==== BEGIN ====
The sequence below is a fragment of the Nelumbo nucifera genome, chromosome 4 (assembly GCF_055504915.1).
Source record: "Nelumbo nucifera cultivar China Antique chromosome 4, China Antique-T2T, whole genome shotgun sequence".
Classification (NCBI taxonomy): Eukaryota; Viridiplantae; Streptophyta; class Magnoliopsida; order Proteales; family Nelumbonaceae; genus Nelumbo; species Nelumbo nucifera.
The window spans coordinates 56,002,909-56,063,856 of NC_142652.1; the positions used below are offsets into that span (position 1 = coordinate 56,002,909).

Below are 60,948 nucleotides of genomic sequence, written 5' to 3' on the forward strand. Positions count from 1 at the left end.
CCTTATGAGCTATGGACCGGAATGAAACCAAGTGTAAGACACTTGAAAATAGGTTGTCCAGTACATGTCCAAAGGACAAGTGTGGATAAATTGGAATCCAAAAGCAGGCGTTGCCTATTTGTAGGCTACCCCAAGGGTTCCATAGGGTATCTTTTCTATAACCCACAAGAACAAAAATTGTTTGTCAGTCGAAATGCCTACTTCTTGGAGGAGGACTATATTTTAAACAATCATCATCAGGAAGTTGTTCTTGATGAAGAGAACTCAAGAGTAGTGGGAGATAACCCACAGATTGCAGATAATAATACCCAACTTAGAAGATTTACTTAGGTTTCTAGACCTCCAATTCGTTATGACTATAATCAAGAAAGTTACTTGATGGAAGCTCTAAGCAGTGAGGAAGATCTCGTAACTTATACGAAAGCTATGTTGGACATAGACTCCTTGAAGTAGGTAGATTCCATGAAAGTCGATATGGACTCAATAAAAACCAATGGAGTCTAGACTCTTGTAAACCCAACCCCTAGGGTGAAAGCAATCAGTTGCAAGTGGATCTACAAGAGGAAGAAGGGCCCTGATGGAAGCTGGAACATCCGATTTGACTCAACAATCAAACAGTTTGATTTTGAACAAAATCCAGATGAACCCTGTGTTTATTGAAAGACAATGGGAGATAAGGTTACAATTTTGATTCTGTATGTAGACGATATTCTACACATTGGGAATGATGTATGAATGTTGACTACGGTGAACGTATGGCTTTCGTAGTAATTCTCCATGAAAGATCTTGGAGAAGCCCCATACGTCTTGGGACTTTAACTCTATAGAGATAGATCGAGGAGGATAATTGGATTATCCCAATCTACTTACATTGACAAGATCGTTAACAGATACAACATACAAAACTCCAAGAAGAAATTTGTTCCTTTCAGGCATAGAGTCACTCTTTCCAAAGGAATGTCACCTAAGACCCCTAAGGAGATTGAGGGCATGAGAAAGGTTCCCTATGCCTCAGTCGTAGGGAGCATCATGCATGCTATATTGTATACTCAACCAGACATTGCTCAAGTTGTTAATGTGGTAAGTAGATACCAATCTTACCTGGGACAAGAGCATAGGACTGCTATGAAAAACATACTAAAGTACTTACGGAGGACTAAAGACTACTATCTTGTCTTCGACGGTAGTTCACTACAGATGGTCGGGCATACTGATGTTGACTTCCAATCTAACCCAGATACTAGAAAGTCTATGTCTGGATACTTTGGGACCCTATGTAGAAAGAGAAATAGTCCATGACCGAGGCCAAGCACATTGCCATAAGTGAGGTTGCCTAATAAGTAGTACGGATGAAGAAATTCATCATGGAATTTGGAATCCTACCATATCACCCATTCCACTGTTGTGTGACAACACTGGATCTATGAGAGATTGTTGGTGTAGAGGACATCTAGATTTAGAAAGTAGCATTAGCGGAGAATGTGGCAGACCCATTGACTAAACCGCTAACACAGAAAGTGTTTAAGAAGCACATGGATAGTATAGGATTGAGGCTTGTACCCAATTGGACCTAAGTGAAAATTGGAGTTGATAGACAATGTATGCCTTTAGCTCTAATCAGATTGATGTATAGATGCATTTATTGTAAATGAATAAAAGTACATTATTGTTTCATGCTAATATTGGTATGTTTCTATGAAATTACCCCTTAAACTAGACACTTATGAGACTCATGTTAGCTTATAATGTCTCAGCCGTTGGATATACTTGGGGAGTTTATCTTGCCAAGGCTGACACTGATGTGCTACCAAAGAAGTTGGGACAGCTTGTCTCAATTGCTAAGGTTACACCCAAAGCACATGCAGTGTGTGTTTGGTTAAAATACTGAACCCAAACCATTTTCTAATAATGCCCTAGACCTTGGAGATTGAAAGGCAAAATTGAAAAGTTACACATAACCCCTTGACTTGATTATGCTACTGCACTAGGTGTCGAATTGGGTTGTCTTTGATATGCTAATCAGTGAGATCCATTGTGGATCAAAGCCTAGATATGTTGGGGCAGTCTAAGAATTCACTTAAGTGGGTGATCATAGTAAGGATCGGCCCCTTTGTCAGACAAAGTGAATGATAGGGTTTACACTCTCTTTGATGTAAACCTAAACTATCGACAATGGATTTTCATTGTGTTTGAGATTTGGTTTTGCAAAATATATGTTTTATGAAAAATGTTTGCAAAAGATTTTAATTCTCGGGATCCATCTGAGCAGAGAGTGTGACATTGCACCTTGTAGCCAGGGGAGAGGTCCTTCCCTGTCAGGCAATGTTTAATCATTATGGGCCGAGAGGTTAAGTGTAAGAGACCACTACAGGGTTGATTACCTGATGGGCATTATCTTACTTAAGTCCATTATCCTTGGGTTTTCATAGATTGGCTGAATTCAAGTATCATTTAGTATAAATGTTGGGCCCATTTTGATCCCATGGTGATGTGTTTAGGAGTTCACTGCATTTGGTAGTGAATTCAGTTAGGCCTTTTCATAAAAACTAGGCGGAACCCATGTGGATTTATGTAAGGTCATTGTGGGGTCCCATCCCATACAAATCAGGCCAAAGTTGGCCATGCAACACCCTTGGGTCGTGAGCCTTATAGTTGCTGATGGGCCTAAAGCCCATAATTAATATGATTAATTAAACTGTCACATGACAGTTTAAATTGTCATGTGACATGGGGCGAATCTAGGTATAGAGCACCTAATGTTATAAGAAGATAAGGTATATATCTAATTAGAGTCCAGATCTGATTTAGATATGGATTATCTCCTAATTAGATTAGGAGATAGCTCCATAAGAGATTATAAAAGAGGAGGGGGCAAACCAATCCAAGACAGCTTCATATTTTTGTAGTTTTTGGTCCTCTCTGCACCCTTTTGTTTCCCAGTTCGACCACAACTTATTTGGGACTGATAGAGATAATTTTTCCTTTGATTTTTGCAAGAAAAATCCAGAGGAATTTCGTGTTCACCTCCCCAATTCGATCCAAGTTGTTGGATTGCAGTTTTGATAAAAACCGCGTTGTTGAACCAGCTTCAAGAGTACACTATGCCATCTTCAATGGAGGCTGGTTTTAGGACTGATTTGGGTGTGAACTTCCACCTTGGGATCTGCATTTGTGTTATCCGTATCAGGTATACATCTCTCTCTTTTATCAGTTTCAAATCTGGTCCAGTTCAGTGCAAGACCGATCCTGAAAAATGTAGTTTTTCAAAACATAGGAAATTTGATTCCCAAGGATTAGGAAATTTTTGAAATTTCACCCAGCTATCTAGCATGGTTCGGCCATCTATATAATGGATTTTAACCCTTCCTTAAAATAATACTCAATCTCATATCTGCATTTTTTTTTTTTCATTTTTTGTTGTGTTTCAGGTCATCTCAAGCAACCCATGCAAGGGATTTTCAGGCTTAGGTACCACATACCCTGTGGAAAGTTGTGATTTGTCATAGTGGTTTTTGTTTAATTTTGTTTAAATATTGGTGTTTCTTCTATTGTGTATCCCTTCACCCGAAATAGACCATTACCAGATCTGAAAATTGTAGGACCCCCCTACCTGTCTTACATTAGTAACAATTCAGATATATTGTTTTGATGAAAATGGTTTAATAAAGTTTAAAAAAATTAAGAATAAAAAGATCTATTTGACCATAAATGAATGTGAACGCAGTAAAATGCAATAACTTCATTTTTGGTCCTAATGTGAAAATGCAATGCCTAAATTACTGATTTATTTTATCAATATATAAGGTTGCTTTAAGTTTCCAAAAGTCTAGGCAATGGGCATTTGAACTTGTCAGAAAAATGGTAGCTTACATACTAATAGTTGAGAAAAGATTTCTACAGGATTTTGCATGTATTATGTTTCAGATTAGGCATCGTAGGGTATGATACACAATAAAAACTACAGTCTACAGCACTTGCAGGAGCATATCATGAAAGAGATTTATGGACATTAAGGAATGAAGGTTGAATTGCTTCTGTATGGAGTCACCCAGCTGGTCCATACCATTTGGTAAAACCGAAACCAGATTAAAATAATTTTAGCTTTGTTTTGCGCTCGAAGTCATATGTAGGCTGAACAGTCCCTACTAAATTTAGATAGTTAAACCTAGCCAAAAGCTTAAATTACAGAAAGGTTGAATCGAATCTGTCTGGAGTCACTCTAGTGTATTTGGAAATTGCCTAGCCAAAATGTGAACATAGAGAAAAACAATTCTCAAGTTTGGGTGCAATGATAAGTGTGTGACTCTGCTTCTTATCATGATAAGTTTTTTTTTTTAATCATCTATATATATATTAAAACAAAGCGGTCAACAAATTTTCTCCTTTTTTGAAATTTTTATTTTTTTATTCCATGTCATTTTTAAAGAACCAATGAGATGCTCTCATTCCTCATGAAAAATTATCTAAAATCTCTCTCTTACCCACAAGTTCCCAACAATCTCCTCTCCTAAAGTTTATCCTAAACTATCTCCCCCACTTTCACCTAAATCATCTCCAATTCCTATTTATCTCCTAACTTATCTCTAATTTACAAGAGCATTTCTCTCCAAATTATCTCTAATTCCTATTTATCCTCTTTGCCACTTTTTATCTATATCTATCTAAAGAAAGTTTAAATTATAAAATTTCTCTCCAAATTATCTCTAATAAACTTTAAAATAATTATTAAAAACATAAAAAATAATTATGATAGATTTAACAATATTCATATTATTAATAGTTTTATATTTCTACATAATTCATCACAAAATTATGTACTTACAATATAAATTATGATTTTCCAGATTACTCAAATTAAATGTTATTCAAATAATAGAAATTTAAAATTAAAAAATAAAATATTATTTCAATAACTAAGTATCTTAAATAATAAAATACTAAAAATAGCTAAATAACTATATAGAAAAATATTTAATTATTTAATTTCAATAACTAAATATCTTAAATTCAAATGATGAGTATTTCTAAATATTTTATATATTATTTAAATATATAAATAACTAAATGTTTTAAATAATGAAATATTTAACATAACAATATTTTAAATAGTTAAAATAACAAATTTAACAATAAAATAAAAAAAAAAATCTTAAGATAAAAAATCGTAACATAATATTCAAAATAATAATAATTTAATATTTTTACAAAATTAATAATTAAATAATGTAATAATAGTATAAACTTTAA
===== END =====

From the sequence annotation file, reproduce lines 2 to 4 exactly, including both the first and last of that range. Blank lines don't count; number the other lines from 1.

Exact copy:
Source record: "Nelumbo nucifera cultivar China Antique chromosome 4, China Antique-T2T, whole genome shotgun sequence".
Classification (NCBI taxonomy): Eukaryota; Viridiplantae; Streptophyta; class Magnoliopsida; order Proteales; family Nelumbonaceae; genus Nelumbo; species Nelumbo nucifera.
The window spans coordinates 56,002,909-56,063,856 of NC_142652.1; the positions used below are offsets into that span (position 1 = coordinate 56,002,909).